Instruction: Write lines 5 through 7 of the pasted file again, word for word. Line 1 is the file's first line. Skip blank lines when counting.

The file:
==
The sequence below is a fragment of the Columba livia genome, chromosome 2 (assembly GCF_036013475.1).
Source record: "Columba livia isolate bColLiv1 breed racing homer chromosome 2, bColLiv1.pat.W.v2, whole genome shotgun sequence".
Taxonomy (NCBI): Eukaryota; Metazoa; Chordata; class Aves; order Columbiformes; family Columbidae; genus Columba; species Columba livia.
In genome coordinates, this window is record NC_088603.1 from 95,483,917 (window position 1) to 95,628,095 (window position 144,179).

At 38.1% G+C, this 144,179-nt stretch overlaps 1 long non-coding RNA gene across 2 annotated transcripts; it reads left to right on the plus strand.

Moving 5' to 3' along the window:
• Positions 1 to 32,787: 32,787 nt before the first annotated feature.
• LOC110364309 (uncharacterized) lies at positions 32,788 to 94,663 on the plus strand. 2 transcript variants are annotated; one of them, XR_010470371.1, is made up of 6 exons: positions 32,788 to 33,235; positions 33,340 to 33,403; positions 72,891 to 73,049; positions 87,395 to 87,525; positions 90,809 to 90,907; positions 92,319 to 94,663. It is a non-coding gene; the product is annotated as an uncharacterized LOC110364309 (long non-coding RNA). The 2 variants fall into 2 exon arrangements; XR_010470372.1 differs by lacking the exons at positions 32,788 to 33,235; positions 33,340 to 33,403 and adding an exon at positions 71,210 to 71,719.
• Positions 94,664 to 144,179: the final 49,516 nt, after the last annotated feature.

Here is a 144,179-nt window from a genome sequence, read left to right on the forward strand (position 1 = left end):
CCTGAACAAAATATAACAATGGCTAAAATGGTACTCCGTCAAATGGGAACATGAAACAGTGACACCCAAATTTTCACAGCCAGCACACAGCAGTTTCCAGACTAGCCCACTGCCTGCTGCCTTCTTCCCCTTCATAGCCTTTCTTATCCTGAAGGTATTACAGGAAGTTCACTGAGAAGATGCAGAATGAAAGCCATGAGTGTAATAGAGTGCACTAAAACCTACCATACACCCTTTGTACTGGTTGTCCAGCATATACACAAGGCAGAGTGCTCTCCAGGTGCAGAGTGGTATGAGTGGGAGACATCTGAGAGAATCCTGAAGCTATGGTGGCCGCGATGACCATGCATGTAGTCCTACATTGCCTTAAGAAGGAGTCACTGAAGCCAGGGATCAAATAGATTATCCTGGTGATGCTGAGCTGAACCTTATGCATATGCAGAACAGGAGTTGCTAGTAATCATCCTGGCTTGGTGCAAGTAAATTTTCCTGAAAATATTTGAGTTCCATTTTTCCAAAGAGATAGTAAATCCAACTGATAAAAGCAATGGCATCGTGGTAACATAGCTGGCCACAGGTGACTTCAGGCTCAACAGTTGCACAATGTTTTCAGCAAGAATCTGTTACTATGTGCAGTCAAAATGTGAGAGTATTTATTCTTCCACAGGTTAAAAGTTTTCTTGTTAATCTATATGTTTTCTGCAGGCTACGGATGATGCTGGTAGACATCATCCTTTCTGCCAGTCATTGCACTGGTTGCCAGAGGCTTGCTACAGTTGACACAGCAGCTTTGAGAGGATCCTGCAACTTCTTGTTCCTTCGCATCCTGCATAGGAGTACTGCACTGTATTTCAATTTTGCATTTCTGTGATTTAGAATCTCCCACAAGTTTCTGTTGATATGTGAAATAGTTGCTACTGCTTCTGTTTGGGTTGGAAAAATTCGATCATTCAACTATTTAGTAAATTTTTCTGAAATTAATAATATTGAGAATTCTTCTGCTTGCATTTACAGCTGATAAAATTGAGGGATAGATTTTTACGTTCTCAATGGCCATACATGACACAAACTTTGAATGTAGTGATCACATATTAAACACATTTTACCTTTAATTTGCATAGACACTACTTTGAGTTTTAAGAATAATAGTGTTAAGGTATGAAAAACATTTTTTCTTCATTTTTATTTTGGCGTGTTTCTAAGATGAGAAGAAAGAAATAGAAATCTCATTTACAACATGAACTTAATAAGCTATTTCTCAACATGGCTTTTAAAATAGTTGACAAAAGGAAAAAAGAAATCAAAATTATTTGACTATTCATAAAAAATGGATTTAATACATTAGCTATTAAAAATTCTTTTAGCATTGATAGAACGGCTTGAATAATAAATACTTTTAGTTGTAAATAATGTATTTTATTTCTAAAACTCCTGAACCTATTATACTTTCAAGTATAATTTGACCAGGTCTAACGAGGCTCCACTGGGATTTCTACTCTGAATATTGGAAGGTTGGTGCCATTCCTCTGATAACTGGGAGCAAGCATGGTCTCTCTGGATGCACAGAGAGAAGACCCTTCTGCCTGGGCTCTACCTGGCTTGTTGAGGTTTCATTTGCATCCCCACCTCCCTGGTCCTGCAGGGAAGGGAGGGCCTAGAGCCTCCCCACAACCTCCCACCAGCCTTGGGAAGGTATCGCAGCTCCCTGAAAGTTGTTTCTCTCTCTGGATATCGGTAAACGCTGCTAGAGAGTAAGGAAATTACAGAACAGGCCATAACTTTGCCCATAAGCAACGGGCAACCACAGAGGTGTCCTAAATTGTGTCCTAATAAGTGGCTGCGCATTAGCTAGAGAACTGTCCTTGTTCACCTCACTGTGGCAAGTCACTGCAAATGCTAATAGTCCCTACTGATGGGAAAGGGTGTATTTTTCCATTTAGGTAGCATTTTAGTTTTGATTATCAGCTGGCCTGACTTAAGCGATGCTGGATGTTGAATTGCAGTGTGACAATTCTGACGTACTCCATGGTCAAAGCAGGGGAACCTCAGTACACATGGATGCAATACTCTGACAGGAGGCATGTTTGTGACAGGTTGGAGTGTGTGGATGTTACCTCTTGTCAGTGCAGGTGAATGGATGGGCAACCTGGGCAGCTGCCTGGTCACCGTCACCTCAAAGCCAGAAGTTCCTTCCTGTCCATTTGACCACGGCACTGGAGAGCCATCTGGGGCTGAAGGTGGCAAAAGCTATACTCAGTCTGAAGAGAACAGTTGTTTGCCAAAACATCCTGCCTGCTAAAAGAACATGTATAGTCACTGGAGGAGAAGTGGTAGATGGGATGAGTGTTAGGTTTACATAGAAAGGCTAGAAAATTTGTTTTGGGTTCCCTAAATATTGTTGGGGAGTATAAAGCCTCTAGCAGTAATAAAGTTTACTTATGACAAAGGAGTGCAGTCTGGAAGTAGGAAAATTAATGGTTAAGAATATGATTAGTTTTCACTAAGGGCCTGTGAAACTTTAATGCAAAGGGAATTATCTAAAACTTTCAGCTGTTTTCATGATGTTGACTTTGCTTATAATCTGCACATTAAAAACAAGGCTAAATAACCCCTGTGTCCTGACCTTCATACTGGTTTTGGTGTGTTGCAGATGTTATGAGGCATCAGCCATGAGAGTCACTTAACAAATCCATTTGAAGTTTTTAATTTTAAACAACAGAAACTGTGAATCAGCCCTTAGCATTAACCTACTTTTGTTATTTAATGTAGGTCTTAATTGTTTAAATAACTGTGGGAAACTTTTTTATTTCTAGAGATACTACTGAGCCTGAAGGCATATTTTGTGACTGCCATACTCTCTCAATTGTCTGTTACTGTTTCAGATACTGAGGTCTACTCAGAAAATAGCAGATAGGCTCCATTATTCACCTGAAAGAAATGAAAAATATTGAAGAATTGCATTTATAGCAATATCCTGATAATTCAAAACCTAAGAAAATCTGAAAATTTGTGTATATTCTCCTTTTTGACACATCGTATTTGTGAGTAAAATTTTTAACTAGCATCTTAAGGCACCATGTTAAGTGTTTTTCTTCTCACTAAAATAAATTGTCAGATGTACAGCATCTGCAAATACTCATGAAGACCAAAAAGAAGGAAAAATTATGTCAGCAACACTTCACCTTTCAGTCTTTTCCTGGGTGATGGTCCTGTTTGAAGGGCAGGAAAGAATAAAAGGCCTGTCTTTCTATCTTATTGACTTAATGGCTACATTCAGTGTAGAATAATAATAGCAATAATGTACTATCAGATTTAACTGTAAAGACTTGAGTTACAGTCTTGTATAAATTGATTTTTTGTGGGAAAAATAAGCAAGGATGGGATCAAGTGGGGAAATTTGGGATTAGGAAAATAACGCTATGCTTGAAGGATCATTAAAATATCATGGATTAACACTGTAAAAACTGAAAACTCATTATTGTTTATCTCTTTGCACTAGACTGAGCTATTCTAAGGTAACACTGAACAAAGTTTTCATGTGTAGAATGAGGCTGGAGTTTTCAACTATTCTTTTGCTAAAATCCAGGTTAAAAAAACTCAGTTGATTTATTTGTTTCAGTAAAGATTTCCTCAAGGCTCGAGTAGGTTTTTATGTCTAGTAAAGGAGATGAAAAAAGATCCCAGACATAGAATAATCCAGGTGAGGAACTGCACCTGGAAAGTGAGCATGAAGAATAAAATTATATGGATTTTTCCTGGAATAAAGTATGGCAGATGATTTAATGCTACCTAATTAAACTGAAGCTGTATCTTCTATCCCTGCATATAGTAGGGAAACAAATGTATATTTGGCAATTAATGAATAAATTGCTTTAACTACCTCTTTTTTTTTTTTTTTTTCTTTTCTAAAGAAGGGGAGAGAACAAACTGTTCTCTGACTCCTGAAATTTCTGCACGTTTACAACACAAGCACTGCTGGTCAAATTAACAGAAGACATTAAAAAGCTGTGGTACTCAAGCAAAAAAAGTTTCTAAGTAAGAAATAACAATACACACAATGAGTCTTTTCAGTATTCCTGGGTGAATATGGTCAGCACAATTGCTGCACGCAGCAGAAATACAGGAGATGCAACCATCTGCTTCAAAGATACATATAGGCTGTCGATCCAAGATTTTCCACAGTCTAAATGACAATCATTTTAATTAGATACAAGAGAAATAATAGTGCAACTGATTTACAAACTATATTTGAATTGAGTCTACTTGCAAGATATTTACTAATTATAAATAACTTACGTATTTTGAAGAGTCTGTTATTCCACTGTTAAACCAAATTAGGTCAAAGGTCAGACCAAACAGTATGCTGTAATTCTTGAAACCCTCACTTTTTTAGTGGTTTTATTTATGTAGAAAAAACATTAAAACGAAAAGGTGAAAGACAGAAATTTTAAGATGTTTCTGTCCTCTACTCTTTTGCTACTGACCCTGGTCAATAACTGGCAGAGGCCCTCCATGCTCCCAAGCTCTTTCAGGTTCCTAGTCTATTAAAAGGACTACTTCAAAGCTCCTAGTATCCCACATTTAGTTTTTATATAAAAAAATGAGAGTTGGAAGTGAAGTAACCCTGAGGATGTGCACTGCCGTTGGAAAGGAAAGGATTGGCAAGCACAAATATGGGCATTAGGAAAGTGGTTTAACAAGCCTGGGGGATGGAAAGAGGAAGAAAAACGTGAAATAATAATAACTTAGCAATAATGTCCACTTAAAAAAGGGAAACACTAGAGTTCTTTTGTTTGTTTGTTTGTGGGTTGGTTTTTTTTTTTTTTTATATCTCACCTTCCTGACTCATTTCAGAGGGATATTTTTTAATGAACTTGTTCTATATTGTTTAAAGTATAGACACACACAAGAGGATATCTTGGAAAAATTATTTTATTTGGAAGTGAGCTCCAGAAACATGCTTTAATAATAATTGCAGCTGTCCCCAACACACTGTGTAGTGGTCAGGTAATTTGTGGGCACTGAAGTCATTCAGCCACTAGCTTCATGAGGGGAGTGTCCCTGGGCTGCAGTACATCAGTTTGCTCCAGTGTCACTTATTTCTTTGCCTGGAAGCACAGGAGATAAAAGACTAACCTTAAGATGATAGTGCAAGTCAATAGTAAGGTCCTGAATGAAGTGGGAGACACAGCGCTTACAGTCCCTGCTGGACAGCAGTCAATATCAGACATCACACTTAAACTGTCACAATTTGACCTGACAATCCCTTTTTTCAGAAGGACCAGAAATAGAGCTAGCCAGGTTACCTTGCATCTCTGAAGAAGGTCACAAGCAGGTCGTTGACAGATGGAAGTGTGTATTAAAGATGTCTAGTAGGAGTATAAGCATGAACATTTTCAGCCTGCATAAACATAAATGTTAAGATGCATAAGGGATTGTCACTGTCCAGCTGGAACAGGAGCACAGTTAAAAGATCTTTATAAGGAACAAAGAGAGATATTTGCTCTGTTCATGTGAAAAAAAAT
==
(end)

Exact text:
At 38.1% G+C, this 144,179-nt stretch overlaps 1 long non-coding RNA gene across 2 annotated transcripts; it reads left to right on the plus strand.

Moving 5' to 3' along the window:
• Positions 1 to 32,787: 32,787 nt before the first annotated feature.